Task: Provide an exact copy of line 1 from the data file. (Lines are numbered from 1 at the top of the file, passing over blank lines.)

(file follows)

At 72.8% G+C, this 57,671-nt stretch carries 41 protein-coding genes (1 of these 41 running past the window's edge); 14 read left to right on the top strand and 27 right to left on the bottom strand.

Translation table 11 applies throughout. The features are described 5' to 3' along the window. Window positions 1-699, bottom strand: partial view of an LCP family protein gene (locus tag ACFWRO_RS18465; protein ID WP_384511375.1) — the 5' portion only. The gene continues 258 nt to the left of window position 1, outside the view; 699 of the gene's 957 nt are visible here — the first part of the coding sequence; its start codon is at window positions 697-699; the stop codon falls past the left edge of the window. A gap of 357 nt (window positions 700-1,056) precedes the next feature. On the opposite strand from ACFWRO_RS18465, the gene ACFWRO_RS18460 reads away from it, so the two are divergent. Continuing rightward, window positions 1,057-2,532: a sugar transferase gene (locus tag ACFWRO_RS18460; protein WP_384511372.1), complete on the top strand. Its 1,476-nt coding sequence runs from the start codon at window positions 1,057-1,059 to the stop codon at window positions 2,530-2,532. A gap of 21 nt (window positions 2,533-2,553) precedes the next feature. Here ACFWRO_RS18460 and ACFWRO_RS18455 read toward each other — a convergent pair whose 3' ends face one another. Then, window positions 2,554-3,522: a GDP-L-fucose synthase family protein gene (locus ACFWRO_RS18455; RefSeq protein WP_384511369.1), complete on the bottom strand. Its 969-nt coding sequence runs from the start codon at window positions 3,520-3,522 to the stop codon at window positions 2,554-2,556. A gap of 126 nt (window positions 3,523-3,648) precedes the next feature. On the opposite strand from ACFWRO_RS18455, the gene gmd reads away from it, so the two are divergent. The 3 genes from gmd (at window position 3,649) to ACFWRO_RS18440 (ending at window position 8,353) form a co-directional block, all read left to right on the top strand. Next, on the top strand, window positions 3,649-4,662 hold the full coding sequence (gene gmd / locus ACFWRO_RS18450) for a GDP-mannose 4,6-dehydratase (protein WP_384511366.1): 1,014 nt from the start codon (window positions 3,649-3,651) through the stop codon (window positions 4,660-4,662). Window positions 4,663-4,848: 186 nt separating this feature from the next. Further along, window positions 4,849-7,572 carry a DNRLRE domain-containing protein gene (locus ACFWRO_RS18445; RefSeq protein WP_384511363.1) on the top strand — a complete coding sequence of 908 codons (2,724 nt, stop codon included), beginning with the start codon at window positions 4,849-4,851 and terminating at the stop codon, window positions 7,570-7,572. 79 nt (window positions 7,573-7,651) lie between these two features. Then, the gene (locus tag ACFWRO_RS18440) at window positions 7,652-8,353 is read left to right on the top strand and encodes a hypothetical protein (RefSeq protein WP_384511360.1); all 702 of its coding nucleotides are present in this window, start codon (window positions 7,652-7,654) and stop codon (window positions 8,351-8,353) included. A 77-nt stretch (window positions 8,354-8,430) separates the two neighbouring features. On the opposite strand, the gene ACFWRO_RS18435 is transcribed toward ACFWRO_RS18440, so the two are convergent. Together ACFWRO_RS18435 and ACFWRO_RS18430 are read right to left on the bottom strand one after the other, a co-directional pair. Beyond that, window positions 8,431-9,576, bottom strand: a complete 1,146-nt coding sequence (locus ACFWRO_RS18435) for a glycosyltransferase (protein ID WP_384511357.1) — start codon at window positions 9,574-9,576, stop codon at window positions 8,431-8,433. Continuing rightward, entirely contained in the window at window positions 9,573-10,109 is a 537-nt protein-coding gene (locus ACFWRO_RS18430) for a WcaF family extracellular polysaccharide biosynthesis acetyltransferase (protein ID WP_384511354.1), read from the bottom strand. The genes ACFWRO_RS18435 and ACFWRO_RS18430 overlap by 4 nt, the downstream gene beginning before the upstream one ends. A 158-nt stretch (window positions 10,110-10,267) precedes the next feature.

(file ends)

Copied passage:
At 72.8% G+C, this 57,671-nt stretch carries 41 protein-coding genes (1 of these 41 running past the window's edge); 14 read left to right on the top strand and 27 right to left on the bottom strand.